What if you want to use the AirPods with an An­droid phone, or a Kin­dle Fire tablet, or even an Ap­ple de­vice that isn’t run­ning the lat­est and great­est op­er­at­ing sys­tem? You can. The AirPods don’t have a pair­ing but­ton on them, but the charg­ing case does. Stick the AirPods in the charg­ing case, and then look for a round, white, barely vis­i­ble but­ton on the back of the case.

With the case’s lid open, press and hold that but­ton, and you’ll see the teeny-tiny LED in­side the case turn white. That means the AirPods are in pair­ing mode, so you should be able to use the

menus on the de­vice you’re try­ing to pair with to get them con­nected.

Check the AirPods bat­tery

There are a cou­ple of ways to check the bat­tery level. You can ask Siri, by dou­ble-tap­ping ei­ther AirPod, and then ask­ing, “What’s my bat­tery level?” when you hear the Siri chime. Siri will tell you if any of your de­vices – iPhone, Ap­ple Watch, and AirPods – is run­ning low on bat­tery. If both AirPods are in the charg­ing case, you can flip open its lid and you’ll see a pop-up on your paired iPhone that dis­plays the bat­tery life of each AirPod, plus the case.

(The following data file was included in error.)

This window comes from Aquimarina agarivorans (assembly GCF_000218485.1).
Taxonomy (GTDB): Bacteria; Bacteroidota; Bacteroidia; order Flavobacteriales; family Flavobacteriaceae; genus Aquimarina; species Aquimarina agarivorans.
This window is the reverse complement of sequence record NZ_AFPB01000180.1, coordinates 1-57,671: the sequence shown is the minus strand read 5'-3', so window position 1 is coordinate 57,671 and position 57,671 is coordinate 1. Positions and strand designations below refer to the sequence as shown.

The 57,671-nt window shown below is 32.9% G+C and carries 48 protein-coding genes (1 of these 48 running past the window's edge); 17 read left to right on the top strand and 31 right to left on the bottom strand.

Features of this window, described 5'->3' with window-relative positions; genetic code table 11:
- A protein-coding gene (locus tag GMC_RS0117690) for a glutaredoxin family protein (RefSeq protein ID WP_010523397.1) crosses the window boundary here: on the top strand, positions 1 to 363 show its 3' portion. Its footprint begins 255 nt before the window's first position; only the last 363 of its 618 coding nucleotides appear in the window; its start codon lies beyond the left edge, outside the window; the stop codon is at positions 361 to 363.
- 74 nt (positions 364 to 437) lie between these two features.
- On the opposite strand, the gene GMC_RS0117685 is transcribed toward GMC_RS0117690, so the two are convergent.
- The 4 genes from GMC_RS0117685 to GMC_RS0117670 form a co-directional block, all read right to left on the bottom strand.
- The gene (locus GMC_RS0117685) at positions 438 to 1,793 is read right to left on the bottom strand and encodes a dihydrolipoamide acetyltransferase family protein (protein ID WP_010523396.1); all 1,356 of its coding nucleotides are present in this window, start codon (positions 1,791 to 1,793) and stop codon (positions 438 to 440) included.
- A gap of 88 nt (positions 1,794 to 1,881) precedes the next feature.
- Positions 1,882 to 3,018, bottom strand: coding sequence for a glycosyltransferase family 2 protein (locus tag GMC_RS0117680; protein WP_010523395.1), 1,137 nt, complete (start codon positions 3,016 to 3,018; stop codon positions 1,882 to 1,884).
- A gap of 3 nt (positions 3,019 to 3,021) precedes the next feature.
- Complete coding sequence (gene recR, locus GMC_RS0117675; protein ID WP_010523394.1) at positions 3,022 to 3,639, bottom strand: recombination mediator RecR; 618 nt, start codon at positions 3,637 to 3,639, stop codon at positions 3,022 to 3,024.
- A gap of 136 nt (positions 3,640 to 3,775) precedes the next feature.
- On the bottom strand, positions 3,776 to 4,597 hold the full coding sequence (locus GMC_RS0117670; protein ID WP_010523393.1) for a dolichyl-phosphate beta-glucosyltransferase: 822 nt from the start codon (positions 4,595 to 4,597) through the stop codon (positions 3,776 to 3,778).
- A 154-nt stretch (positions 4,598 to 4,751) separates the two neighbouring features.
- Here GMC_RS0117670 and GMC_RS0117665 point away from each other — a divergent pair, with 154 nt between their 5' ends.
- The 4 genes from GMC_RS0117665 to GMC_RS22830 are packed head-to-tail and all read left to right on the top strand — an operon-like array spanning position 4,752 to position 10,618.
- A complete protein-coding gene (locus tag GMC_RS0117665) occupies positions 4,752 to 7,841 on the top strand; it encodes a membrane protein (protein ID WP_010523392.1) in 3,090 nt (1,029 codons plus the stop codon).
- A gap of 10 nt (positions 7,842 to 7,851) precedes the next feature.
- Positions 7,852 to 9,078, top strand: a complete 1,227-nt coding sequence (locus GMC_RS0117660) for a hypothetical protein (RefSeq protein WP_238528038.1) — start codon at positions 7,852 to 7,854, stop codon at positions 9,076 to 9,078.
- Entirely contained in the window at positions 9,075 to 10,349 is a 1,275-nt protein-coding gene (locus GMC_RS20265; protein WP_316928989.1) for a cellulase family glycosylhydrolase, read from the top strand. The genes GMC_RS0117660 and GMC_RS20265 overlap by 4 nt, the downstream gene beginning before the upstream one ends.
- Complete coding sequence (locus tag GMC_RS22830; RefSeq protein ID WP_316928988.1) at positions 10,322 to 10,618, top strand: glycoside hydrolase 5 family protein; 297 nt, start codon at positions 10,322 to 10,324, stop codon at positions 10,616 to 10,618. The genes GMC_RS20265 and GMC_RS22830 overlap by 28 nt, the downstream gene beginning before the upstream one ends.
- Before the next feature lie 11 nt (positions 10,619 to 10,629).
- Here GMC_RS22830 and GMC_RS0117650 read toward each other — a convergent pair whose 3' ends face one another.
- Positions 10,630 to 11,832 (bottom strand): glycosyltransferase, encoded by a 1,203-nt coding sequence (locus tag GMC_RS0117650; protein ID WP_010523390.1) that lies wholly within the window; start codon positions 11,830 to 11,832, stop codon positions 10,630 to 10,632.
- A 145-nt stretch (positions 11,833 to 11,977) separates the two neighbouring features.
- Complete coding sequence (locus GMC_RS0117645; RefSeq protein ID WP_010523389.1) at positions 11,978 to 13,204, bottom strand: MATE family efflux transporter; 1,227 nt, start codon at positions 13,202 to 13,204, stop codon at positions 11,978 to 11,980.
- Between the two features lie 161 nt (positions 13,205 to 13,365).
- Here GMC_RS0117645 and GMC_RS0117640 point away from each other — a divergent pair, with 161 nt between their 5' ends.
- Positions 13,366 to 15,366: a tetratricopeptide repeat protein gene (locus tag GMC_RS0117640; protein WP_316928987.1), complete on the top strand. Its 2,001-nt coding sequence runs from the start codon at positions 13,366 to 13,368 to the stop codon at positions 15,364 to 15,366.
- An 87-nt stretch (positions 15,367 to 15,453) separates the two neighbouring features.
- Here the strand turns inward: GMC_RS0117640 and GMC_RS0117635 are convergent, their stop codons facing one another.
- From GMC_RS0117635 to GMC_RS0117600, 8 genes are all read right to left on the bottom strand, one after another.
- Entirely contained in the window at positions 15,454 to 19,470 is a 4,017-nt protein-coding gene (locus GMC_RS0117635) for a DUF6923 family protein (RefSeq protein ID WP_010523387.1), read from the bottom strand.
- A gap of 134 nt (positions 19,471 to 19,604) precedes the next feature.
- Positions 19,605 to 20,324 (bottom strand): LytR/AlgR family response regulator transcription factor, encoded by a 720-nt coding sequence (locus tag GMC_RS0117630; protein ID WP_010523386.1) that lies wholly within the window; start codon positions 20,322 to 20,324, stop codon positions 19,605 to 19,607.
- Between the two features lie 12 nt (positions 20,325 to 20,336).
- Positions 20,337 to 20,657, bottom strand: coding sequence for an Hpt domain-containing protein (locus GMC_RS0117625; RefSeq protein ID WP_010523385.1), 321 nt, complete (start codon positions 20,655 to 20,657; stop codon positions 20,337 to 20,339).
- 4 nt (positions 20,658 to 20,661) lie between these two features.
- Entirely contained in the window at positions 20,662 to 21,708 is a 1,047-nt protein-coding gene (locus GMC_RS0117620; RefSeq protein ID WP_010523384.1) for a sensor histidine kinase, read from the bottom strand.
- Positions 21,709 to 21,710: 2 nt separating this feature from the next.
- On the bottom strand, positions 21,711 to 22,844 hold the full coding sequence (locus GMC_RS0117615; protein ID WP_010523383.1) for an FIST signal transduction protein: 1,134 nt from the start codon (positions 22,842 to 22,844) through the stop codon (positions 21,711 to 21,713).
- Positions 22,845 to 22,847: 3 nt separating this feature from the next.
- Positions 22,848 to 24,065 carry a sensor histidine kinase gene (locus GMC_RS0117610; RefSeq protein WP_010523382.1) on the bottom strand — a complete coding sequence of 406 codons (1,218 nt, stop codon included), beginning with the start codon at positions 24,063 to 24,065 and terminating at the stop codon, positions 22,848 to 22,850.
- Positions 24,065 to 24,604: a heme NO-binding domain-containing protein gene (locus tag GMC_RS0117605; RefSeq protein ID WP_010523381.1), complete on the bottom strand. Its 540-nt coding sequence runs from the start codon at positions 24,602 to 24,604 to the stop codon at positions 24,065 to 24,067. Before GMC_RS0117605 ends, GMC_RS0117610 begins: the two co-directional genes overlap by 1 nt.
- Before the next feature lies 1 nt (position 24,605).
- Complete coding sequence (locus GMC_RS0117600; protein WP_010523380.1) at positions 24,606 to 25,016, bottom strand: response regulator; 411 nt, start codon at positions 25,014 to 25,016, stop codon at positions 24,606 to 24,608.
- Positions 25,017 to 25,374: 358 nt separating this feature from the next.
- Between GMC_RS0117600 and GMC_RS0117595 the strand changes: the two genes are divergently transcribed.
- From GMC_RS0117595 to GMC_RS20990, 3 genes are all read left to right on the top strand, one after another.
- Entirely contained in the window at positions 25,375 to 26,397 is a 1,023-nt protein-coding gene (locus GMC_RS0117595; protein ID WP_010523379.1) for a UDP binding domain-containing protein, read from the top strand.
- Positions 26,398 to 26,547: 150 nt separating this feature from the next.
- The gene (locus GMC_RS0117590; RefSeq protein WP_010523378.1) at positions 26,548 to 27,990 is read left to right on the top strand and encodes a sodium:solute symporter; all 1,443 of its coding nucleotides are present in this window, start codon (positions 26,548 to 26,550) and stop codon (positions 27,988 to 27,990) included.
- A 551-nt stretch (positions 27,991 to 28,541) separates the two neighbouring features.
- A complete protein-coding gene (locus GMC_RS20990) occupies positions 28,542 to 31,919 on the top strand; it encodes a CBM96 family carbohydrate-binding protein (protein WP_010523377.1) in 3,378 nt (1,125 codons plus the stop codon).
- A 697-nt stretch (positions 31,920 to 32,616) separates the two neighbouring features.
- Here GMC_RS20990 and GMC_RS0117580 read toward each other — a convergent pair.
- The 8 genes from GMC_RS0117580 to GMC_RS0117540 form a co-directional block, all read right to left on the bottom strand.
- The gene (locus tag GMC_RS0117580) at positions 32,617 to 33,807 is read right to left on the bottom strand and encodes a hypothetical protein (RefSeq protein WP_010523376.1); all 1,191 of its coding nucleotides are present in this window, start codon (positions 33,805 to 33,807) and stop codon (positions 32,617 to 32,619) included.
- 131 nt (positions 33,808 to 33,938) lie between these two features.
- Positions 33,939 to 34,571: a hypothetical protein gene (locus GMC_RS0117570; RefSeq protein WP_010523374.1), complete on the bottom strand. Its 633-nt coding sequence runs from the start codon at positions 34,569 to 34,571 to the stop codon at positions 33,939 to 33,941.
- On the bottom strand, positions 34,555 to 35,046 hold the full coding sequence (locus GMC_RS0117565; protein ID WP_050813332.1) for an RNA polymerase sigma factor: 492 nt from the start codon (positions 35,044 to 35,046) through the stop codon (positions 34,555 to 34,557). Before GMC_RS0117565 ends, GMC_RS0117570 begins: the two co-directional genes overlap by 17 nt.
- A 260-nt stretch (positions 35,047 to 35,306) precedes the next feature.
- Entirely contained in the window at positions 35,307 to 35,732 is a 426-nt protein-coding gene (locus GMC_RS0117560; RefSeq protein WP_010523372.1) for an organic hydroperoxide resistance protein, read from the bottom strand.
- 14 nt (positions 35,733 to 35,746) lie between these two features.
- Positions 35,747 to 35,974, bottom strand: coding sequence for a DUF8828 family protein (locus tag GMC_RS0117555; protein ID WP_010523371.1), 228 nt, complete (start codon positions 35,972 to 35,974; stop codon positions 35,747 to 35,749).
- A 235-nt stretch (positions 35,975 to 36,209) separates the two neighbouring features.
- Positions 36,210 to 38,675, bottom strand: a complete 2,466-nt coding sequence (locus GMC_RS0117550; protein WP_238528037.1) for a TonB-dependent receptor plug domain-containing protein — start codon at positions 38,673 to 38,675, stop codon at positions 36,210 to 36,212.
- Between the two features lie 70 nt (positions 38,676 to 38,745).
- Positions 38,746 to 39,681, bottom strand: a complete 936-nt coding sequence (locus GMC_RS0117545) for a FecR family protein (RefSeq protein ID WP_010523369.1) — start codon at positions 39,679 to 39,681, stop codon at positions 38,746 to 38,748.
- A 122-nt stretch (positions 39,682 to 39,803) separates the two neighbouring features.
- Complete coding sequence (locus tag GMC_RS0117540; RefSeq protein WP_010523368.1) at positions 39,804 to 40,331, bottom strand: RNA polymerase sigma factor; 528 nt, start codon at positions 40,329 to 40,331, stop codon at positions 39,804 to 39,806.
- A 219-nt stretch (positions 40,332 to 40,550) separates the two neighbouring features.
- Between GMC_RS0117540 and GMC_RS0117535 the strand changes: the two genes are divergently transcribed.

You can also check on your iPhone it­self, with the bat­tery wid­get in No­ti­fi­ca­tion Cen­tre’s To­day view. (You get to No­ti­fi­ca­tion Cen­tre by swip­ing down from any page, or swip­ing right from your home screen. If the Bat­ter­ies wid­get isn’t ac­tive, scroll to the bot­tom of No­ti­fi­ca­tion Cen­tre’s To­day view and tap Edit to add it.)

Or, swipe up from any page to bring up the Con­trol Cen­tre, and swipe to the pane that shows your Mu­sic app. If your AirPods are con­nected, you’ll see “Now Play­ing on [Name’s] AirPods” at the bot­tom of this pane. Tap the down­ward-fac­ing ar­row next to that, as if you were go­ing to change the play­back de­vice to your iPhone’s speak­ers, and you’ll see how much bat­tery each AirPod has left.

In­voke Siri

The de­fault way to in­voke Siri is to dou­ble-tap on ei­ther AirPod with your fin­ger. If you hate Siri,

though, you can change the dou­ble-tap be­hav­iour in Set­tings.

Start in Set­tings > Blue­tooth, and then tap the lower-case i icon next to your AirPods in the list of Blue­tooth de­vices. On the next page, in the sec­tion la­belled Dou­ble-tap on AirPods, you can choose Siri, Play/Pause, or Off.